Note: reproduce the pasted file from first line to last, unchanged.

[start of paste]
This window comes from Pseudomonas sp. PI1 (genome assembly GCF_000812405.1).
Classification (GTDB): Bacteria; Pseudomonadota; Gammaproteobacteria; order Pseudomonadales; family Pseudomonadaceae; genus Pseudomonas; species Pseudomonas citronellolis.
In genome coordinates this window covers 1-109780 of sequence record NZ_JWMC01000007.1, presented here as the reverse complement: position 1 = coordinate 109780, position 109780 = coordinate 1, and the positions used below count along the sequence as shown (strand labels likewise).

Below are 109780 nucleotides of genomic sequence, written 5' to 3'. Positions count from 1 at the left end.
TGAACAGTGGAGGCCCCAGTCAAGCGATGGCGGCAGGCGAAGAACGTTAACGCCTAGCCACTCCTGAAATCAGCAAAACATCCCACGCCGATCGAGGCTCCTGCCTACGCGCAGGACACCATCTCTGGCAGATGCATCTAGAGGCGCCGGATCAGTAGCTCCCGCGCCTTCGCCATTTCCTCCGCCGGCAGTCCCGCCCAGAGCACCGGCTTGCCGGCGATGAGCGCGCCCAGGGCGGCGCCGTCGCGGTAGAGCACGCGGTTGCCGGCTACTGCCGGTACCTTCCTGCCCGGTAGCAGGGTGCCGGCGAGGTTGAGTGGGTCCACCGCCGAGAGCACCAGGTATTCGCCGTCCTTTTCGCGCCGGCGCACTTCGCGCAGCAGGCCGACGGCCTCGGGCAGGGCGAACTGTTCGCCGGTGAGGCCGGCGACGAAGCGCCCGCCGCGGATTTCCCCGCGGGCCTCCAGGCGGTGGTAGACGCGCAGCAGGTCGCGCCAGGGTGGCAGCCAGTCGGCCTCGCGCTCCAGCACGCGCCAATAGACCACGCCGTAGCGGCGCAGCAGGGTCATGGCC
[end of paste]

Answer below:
This window comes from Pseudomonas sp. PI1 (genome assembly GCF_000812405.1).
Classification (GTDB): Bacteria; Pseudomonadota; Gammaproteobacteria; order Pseudomonadales; family Pseudomonadaceae; genus Pseudomonas; species Pseudomonas citronellolis.
In genome coordinates this window covers 1-109780 of sequence record NZ_JWMC01000007.1, presented here as the reverse complement: position 1 = coordinate 109780, position 109780 = coordinate 1, and the positions used below count along the sequence as shown (strand labels likewise).

Below are 109780 nucleotides of genomic sequence, written 5' to 3'. Positions count from 1 at the left end.
TGAACAGTGGAGGCCCCAGTCAAGCGATGGCGGCAGGCGAAGAACGTTAACGCCTAGCCACTCCTGAAATCAGCAAAACATCCCACGCCGATCGAGGCTCCTGCCTACGCGCAGGACACCATCTCTGGCAGATGCATCTAGAGGCGCCGGATCAGTAGCTCCCGCGCCTTCGCCATTTCCTCCGCCGGCAGTCCCGCCCAGAGCACCGGCTTGCCGGCGATGAGCGCGCCCAGGGCGGCGCCGTCGCGGTAGAGCACGCGGTTGCCGGCTACTGCCGGTACCTTCCTGCCCGGTAGCAGGGTGCCGGCGAGGTTGAGTGGGTCCACCGCCGAGAGCACCAGGTATTCGCCGTCCTTTTCGCGCCGGCGCACTTCGCGCAGCAGGCCGACGGCCTCGGGCAGGGCGAACTGTTCGCCGGTGAGGCCGGCGACGAAGCGCCCGCCGCGGATTTCCCCGCGGGCCTCCAGGCGGTGGTAGACGCGCAGCAGGTCGCGCCAGGGTGGCAGCCAGTCGGCCTCGCGCTCCAGCACGCGCCAATAGACCACGCCGTAGCGGCGCAGCAGGGTCATGGCC